The popular and rich heritage of Rajasthan comes to town at the annual Art Fusion Festival at the Nehru Centre, this year. Undertaken since 2007 as a platform to showcase art from Maharashtra and an Indian state or region, the festival aids in understanding two diverse cultures in a broad framework.
This time, 56 artists from Rajasthan and a similar number from Maharashtra will come together to present a motley of arts covering handicrafts, music, dance, theatre accompanied with four lectures that will focus on Rajasthan’s advancement in astrology.
“Nehru Centre has been promoting art for the last 20 years to encourage both established and upcoming artists,” says Nina Rege, Assistant Director of the Nehru Centre Art Gallery. She states, “Previously, the other states included West Bengal, Tamil Nadu, Kerala and the latest was Odisha. This time we chose Rajasthan.”
The eight-day event will witness a slew of performances while the festival is inaugurated with Kathak danseuse Uma Dogra’s performance with her group. “Coming from Jaipur gharana, my dance performances highlight the rhythmic patternsand footwork, which is considered a forte of this gharana. I’ll be performing three items where one will be on the popular folk song Kesariya Balam along with Rajasthani folk dancers,” she says, further relating how the technique of taking rounds in both the folk and the classical dance form bear a strong similarity.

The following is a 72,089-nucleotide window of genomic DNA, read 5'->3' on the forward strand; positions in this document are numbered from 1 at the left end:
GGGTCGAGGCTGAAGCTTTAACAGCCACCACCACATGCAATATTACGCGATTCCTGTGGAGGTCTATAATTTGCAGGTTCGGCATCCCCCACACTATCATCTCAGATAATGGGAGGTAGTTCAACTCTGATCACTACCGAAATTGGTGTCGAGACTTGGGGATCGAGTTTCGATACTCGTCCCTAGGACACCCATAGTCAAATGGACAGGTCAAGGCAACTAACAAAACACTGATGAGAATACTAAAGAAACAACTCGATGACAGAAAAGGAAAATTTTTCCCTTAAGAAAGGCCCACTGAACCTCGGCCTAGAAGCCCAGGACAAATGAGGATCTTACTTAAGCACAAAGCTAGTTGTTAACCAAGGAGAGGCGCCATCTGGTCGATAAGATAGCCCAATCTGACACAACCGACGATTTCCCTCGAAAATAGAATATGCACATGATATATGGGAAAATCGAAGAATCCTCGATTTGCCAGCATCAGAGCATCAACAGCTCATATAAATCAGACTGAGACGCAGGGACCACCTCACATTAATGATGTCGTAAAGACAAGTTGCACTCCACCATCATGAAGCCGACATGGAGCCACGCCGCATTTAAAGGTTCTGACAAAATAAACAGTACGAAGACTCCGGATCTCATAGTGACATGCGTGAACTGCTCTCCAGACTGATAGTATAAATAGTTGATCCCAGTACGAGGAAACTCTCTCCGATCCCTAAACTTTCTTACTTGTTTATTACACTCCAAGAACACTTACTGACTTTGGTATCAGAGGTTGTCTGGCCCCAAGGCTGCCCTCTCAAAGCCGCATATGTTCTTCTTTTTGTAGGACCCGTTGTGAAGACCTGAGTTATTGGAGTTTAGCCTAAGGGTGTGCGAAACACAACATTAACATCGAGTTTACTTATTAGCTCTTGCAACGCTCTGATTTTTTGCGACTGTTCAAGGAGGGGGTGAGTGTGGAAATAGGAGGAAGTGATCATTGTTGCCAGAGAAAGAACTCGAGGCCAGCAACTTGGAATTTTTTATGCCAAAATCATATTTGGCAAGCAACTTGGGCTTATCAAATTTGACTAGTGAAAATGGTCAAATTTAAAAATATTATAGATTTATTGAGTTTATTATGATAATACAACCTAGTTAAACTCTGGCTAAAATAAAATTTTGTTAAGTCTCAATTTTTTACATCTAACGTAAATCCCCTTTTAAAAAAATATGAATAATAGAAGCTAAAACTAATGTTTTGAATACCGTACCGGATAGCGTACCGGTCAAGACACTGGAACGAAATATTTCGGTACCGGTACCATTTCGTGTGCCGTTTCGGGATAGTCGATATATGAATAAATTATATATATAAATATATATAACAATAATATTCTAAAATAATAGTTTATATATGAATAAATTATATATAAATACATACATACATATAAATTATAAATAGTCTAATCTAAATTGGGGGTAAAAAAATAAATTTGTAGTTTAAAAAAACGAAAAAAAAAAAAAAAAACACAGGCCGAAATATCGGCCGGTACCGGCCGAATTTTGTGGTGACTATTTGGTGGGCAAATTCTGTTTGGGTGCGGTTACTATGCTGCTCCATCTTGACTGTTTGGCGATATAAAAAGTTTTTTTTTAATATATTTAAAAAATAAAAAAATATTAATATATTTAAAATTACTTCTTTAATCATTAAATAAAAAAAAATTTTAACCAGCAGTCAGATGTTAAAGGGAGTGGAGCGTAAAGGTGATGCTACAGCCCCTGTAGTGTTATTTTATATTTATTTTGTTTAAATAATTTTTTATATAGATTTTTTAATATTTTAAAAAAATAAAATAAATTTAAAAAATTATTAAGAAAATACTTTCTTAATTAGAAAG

Latafat H Kazi, Director of Culture at the Centre mentions, “We have various handicrafts in the programme: block printing; appliqué, embroidery or mirror work; blue pottery; terracotta; ceramics; puppetry; jewellery making; lacquer craft; leather craft and stone art. We have tried to cover the entire Rajasthan including Rajasthani plays and kavi sammelans that have never been covered before.”
Beyond the obvious
“It is the Nehruvian idea of showcasing our art and culture in their entirety,” he surmises. The highlight includes 16 sculptors coming together for the festival where 11 are from Rajasthan while five hail from Maharashtra. Rege conveys that the public will be able to directly interact with artisans during their demonstrations that will represent 11 types of handicrafts.
She feels that their puppetry is unique, as it is not a cotton-stuffed doll but a puppet with strings that has a wood carved face and is clothed in various kinds of textiles. She also recommends viewing Maharashtra’s and Rajasthan’s visual arts together to better understand and compare different types of painting from miniature to more abstract. The tribal art, Mandana will also be fascinating to watch during the festival.
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